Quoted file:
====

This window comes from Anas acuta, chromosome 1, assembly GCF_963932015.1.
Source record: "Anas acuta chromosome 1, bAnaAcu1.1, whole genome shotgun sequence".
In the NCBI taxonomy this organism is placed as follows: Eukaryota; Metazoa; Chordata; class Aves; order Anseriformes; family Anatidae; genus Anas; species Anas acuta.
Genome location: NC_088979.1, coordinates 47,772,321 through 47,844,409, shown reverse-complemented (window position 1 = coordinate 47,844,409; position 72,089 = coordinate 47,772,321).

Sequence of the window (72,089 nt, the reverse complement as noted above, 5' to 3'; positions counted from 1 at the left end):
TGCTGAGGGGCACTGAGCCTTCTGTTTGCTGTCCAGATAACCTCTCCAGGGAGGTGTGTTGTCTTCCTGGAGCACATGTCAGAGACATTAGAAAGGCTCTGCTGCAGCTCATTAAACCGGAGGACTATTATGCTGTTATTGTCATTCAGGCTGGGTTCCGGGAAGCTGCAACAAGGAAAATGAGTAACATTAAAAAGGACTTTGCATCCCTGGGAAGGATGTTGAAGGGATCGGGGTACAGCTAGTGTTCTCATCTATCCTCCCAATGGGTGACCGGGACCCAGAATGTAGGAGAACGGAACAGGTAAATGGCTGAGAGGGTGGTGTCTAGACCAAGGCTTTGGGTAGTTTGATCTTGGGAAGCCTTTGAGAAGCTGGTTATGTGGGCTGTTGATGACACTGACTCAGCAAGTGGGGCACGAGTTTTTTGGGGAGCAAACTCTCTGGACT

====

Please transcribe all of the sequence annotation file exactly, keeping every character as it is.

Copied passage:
This window comes from Anas acuta, chromosome 1, assembly GCF_963932015.1.
Source record: "Anas acuta chromosome 1, bAnaAcu1.1, whole genome shotgun sequence".
In the NCBI taxonomy this organism is placed as follows: Eukaryota; Metazoa; Chordata; class Aves; order Anseriformes; family Anatidae; genus Anas; species Anas acuta.
Genome location: NC_088979.1, coordinates 47,772,321 through 47,844,409, shown reverse-complemented (window position 1 = coordinate 47,844,409; position 72,089 = coordinate 47,772,321).

Sequence of the window (72,089 nt, the reverse complement as noted above, 5' to 3'; positions counted from 1 at the left end):
TGCTGAGGGGCACTGAGCCTTCTGTTTGCTGTCCAGATAACCTCTCCAGGGAGGTGTGTTGTCTTCCTGGAGCACATGTCAGAGACATTAGAAAGGCTCTGCTGCAGCTCATTAAACCGGAGGACTATTATGCTGTTATTGTCATTCAGGCTGGGTTCCGGGAAGCTGCAACAAGGAAAATGAGTAACATTAAAAAGGACTTTGCATCCCTGGGAAGGATGTTGAAGGGATCGGGGTACAGCTAGTGTTCTCATCTATCCTCCCAATGGGTGACCGGGACCCAGAATGTAGGAGAACGGAACAGGTAAATGGCTGAGAGGGTGGTGTCTAGACCAAGGCTTTGGGTAGTTTGATCTTGGGAAGCCTTTGAGAAGCTGGTTATGTGGGCTGTTGATGACACTGACTCAGCAAGTGGGGCACGAGTTTTTTGGGGAGCAAACTCTCTGGACT